This blog is hosted on the normally excellent Dreamhost, who unfortunately today had a planned power outage that ended in extra hinkyness. Everything should be back now — apologies to anyone who was trying to get through to read or post comments during the downtime.
Although I won’t do a full repeat of my talk at BarCampLondon2, today I wanted to talk a little bit about starting out in Project Management. Most folks don’t start their career as a project manager … they come to it later, having been in an operational role or part of a project team first.
One of the difficulties for a first-time project manager is that being a great project resource (i.e. team member) is what gets you the job as project manager, nine times out of ten. Unfortunately, the characteristics of a great project resource are not necessarily the same as those of a great project manager. Standing out in a project team is about getting more done than your fellow team-mates, knuckling down and “getting on with it”. By definition, this focuses you on the executional level of the project — getting tasks done, once they’ve been assigned to you.
In contrast, being a great project manager requires excellence at all the OTHER parts of the project — planning, communication, dealing with stakeholders, managing risk, seeing the “big picture” and so on. There’s also a big part of project management which is more about management than about the project — your team will function best if they are left in peace to do their work and move the project forward, so making sure they don’t NEED to worry about all those factors is paramount.
In traditional project management, there are a number of stages: Initiation, Planning, Execution, Control and Closure. The crux of my talk last weekend was that the real success or failure of a project is determined in the Initiation, Planning and Closure stages, whereas most of the focus is traditionally on the Execution & Control phases. This is not to say that these are the most time-consuming phases — nor that the Execution & Control are not important! — just that they are the structure that allows for success .. or not.
In my experience, some of the most typical mistakes first-time project managers make are in these stages:
- INITIATION — not making sure everyone is 100% clear and aligned on the purpose of the project. Realising this later on when the software “doesn’t do what we wanted it to do” or when the savings/value promised are not delivered is much more costly.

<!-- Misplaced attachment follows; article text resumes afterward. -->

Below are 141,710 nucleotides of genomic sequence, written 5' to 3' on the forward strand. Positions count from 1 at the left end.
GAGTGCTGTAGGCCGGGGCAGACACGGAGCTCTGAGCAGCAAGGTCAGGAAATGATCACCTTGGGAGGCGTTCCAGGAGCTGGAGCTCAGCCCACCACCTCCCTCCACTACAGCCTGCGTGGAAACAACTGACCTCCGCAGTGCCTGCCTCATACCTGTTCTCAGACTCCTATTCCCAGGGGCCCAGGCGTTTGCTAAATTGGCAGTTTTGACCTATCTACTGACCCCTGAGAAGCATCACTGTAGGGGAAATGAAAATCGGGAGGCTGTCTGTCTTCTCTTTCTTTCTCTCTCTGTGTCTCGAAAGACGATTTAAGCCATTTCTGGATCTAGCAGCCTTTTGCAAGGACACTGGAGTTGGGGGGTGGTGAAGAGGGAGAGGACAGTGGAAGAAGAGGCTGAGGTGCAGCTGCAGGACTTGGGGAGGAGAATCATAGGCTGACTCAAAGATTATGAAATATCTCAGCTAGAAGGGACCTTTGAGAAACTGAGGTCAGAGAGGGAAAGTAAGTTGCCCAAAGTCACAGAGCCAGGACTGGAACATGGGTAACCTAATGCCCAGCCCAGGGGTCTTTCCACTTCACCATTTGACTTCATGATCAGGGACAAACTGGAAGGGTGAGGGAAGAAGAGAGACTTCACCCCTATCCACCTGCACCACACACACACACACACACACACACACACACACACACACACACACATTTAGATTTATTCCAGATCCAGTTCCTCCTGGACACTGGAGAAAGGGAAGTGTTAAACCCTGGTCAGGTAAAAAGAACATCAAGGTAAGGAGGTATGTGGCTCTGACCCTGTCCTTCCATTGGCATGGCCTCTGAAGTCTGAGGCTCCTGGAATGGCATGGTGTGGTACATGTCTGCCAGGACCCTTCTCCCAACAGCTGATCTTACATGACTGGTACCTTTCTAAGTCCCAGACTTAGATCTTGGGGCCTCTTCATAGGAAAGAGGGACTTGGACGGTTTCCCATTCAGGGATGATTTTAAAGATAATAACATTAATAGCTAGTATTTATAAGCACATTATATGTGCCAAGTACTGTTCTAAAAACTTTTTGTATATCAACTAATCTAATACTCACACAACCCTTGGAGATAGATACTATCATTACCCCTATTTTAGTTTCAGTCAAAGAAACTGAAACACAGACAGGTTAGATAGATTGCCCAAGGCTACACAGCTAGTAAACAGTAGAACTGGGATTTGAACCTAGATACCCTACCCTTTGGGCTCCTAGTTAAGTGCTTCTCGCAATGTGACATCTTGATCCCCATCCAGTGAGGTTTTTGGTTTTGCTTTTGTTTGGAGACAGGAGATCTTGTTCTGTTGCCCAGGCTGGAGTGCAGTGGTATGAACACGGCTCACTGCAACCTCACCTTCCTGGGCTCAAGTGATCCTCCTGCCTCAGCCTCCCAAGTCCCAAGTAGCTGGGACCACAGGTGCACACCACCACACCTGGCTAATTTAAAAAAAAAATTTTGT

- PLANNING — thinking that the plan, once written down (as thousands of lines in MS Project) will be followed to the letter. Plans are not robust. Task planning is especially fragile. If you spend your time worrying about the fact that task #137 is only 70% complete, then you’re not keeping your eye on the rest of the project.
- CLOSURE — if you think your project is finished and others don’t, then you have big problems. There are a number of reasons this can happen (probably fodder for another blog post), but the most frequent are either that you haven’t met everyone’s real objectives for the project (see above) or that you haven’t provided for the future of the area you’ve been working on. This leads to the “undead stakeholder” phenomenon that seemed to strike a chord with everyone I mention it to.
So, what can you do if you’re managing a project for the first time? Or even if you’ve already managed your first project and weren’t happy with the results? There are a few things you can do:
- Educate yourself. Even though Project Management may not seem as real or worthwhile as development or design, it is still a valid skillset and there is a lot of information out there, notably some great books.
- Think back. When you were working on projects, who were the best project managers? Who do you remember fondly? Who do you definitely NOT want to emulate? Learn from their mistakes and adopt their best practices.
- Ask around. There are probably other young PMs in your organisation. Maybe you could even meet up and swap horror stories.
UPDATE: I’ve since written a book aimed at those just getting started in project management — have a look at The Principles of Project Management.
I’ve just spoken at BarCampLondon2 on the topic of Project Management Basics for Busy Geeks. Obviously the best way to experience this was to have come on down to BarCamp in London this weekend, but for those who are a little far away, I’ll be doing a write-up later on.
In the meantime, for those who may or may not have been here, you can find both Powerpoint and PDF versions of the presentation here. (I used PDFOnline to convert from PPT –> PDF, for those interested)